What drives anyone — but especially a woman — to commit murder? That is the question that beats in the dark heart of “Machinal,” the 1928 play by Sophie Treadwell that was in many ways far ahead of its time in both style and substance, and is now receiving an altogether remarkable revival at the Greenhouse Theater Center.
‘MACHINAL’ Highly recommended When: Through Sept. 24 Where: Greenhouse Theater Center, 2257 N. Lincoln Tickets: $35 Info: www.greenhousetheater.org Run time: 1 hour an 40 minutes, with no intermission
Treadwell, a prolific playwright, journalist (for the New York Herald Tribune), and fervent suffragette, loosely based her play on the notorious case of Ruth Snyder, who, along with her lover, was sentenced to death by electrocution for the murder of her husband. But this is no documentary; it is a passion play. And if you read about Treadwell you will understand that in many ways she was writing a “there but for the grace of God go I” sort of story.
Director Jacob Harvey and movement director Elizabeth Margolius, along with their exceptional team of designers, have devised a painfully vivid yet minimalist production in which Treadwell’s dialogue — a mix of stark modernism and fiery poetry — create their own stunning music. And in the central role of Helen, the “Young Woman,” Heather Chrisler gives one of those soul-shattering, exposed-nerves performances that takes your breath away from the moment she appears onstage. The actress’ searing take on the role requires total vulnerability wedded to total abandon. It is only confirmed in her rendering of a panic-stricken interior monologue with Beckett-like overtones in which she explains the pressure she feels to marry a man she does not love and finds wholly repellent. Chrisler’s performance (along with that of Cruz Gonzalez-Cadel in Steep Theatre’s “Lela & Co.”) is one of the season’s two most riveting turns by this city’s actresses.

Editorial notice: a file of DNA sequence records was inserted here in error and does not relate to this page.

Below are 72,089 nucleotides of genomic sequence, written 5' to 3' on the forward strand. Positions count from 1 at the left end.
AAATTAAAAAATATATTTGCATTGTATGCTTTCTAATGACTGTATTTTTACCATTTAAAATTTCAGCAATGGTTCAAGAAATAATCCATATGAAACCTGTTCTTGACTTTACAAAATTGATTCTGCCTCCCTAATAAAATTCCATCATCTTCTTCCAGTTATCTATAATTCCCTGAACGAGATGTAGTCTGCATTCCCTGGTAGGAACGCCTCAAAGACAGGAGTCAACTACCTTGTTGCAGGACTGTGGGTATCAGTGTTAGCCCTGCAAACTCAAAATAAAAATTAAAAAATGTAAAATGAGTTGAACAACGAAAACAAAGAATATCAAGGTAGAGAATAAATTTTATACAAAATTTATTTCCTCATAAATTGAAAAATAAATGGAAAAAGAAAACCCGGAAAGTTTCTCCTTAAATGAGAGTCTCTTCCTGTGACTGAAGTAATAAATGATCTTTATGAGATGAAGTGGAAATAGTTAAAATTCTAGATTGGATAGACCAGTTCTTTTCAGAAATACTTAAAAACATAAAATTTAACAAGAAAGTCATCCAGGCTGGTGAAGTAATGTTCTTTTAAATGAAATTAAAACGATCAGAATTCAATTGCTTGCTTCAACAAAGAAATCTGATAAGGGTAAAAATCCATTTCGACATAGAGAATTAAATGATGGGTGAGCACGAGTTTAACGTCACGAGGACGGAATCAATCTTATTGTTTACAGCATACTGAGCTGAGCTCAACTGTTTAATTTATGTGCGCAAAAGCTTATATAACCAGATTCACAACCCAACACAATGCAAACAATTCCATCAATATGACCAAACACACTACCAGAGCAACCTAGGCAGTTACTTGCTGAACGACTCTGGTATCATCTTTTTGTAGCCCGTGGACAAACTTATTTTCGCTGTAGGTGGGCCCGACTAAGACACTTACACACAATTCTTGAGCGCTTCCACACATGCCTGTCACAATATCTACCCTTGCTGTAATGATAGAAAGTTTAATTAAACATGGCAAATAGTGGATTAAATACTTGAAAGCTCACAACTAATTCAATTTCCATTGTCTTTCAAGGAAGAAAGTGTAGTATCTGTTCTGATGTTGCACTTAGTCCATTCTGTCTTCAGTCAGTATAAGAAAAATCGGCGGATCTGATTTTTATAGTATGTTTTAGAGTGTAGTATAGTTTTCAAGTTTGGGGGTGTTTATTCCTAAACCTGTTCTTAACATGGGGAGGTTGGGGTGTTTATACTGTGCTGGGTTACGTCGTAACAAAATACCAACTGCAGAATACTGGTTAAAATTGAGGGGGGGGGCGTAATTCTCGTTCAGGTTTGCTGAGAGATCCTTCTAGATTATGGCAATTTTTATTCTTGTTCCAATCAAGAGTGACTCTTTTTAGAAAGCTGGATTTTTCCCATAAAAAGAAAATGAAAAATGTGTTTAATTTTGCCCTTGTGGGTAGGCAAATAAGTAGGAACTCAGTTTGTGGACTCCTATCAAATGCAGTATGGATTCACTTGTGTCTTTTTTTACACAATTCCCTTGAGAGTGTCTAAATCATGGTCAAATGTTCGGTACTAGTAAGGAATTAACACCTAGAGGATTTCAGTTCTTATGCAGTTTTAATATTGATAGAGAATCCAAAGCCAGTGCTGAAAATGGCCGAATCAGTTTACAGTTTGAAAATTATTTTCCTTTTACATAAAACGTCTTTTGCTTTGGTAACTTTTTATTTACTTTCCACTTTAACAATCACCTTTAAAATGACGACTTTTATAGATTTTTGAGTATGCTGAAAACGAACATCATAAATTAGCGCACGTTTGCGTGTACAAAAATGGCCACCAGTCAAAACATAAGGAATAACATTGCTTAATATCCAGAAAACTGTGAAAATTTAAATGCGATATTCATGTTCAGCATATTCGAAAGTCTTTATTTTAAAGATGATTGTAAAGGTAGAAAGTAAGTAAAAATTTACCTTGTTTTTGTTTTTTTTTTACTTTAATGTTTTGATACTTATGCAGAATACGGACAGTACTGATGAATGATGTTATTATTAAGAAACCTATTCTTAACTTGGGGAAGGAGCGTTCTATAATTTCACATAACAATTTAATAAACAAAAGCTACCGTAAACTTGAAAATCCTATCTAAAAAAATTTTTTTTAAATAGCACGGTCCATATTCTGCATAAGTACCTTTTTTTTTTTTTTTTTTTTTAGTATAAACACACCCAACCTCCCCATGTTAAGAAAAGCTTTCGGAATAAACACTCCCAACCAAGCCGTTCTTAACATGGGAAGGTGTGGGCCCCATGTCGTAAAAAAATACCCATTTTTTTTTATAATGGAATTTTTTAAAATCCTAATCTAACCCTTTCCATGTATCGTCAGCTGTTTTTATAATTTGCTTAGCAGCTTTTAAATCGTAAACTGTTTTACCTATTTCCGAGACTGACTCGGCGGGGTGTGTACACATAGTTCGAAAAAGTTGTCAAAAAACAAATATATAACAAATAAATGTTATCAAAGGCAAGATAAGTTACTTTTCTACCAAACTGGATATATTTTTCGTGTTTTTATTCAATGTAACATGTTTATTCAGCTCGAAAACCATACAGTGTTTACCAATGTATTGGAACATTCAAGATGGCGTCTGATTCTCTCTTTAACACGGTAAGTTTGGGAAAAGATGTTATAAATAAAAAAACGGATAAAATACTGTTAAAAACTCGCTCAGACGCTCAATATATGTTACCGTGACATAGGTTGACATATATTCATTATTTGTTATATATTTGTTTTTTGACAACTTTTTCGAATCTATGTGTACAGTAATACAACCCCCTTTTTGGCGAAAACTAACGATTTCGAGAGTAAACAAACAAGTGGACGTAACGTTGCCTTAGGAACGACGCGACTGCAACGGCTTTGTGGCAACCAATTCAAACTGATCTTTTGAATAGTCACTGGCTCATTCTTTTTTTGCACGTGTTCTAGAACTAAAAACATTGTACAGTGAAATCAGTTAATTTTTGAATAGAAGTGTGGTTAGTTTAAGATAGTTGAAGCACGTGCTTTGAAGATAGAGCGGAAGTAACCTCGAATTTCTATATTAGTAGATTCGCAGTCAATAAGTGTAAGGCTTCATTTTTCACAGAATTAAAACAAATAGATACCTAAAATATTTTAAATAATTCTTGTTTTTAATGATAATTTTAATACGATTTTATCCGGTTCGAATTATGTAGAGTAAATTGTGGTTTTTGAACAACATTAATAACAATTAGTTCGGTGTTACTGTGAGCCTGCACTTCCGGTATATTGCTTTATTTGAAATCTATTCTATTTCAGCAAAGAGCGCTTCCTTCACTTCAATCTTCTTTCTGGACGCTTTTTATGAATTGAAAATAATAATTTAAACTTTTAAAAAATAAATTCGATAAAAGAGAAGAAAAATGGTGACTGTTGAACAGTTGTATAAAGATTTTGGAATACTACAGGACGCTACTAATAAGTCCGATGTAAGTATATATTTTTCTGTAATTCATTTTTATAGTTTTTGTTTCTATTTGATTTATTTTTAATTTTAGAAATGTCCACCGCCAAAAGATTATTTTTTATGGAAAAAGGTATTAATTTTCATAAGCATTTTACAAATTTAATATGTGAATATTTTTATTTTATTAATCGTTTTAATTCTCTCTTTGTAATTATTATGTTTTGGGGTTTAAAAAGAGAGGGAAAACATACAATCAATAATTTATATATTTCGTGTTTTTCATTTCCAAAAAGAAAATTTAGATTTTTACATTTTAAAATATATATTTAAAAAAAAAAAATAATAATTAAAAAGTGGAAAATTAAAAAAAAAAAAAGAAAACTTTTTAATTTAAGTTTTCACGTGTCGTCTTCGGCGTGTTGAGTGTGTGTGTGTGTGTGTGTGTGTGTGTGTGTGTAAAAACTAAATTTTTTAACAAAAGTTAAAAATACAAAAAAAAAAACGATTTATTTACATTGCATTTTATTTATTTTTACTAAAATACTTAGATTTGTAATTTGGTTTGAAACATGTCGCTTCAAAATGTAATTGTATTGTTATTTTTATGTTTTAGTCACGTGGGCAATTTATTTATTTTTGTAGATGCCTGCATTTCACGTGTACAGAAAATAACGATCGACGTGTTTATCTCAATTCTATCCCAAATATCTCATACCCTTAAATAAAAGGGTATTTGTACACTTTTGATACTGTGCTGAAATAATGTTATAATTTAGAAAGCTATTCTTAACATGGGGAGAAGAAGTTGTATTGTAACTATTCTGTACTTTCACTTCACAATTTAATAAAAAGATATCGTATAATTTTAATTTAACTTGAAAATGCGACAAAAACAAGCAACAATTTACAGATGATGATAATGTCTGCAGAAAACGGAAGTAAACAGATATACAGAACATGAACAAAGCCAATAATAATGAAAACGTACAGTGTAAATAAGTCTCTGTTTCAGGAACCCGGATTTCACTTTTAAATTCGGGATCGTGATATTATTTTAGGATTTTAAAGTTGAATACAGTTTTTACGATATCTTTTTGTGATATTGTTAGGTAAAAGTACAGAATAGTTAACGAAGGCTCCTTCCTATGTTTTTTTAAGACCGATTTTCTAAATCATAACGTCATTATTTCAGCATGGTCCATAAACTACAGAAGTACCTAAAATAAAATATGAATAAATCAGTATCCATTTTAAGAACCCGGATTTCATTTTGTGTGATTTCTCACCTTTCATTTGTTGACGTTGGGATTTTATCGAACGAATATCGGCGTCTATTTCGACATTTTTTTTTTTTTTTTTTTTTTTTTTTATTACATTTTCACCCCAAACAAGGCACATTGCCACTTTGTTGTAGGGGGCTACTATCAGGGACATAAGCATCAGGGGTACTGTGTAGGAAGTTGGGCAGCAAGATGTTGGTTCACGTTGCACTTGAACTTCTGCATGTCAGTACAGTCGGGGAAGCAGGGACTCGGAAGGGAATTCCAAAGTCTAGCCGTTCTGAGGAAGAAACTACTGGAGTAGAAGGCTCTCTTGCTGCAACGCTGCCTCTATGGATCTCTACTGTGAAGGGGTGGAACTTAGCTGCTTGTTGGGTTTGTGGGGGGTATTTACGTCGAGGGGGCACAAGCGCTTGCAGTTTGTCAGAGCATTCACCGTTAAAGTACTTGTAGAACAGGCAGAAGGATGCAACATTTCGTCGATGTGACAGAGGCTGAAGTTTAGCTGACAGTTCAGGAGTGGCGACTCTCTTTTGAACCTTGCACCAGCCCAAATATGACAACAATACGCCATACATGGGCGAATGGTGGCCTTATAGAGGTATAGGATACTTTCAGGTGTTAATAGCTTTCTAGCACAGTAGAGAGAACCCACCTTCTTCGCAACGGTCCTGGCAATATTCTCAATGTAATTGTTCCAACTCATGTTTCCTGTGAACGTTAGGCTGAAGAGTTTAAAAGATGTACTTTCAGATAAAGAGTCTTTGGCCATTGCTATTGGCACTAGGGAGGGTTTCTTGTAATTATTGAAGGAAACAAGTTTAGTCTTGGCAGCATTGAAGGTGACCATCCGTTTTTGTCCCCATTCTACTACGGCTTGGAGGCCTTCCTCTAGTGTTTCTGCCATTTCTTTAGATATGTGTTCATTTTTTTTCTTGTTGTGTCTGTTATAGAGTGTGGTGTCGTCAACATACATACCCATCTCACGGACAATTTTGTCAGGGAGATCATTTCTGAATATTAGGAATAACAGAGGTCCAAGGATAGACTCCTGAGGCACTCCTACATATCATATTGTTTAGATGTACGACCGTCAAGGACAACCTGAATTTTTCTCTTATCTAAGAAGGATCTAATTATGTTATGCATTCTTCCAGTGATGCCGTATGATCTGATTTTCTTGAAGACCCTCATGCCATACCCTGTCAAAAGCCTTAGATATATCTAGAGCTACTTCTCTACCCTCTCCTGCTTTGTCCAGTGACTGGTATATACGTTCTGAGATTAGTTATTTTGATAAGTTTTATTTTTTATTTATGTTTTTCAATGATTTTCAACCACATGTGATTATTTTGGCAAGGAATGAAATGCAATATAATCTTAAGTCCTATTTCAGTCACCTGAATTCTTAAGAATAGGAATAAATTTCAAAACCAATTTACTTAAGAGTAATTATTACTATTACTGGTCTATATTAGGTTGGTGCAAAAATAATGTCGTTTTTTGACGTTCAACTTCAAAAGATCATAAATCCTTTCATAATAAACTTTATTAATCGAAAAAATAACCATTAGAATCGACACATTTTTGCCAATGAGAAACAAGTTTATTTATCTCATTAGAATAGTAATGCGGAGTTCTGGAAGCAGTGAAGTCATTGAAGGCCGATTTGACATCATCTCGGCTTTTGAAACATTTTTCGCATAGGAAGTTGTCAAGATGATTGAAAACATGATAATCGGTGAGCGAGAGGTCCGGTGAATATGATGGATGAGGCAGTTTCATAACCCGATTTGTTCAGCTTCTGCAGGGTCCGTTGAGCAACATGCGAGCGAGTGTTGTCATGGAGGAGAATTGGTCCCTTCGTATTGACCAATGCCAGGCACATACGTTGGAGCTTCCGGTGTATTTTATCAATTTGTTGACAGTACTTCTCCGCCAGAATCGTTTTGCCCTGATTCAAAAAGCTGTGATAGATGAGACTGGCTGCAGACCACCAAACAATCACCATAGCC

“Machinal” is set in New York, where the Young Woman lives with her passive-aggressive, financially dependent mother (expertly portrayed by Carin Silkaitis), whose own husband probably left her in the lurch. She works as a stenographer in a company where her boss (Sean Gallagher, ideally officious and smugly repellent), clearly has designs on her, and where her colleagues sense his interest. She fears she might lose her all-important job should she deny him, but the very thought of being with him makes her feel suffocated.
When she confides in her mother (in a scene that bears echoes of “Spring Awakening”), she gets no support, and rationalizing that “every woman must marry” (if for no other reason than financial security), she relents, and submits to what she knows will be a wholly loveless marriage. Along the way she gives birth to a daughter who she also cannot love.
Fast forward seven years or so, and while out with friends at a bar she encounters the man who will become her Lover (Cody Proctor, ideal as a jaded, worldly, enigmatic bounder in the role played by Clark Gable when “Machinal” debuted on Broadway). The chemistry between the two is instantaneous and intense, and after talking of his exploits in Mexico where, he explains, he killed two men in order to gain his “freedom,” they head off to a hotel room. There, for the first time in her life, the woman experiences true freedom, control and what feels like love. Yet in a way she has never been more controlled, for now she has become a slave to a passion that will not last, and that will lead to her death.
Serving as something of a Greek chorus in this American tragedy are a group of actors who, along with Silkaitis and Gallagher, include Maddie DePorter, Maddie Burke,Sarah Rachel Schol, Scott Shimizu,Paul Michael Thomson and Jonah Winston (in a mightily impressive turn as a Roman Catholic priest). Their uniformly superb command of stylized movement and syncopated dialogue is exceptional.
Yet in the end it is Chrisler’s astonishing performance that drives the emotionally turbulent “mechanics” of this play. Pale and quietly beautiful, you can feel the shifts in her breathing from one moment to the next as she summons up her character’s anguish (as it turns to rebellion), her hope (as it ends in betrayal), and her most fleeting experience of happiness (as it turns to dust). Yes, she commits murder, but only after being a victim for most of her short, emotionally trapped life.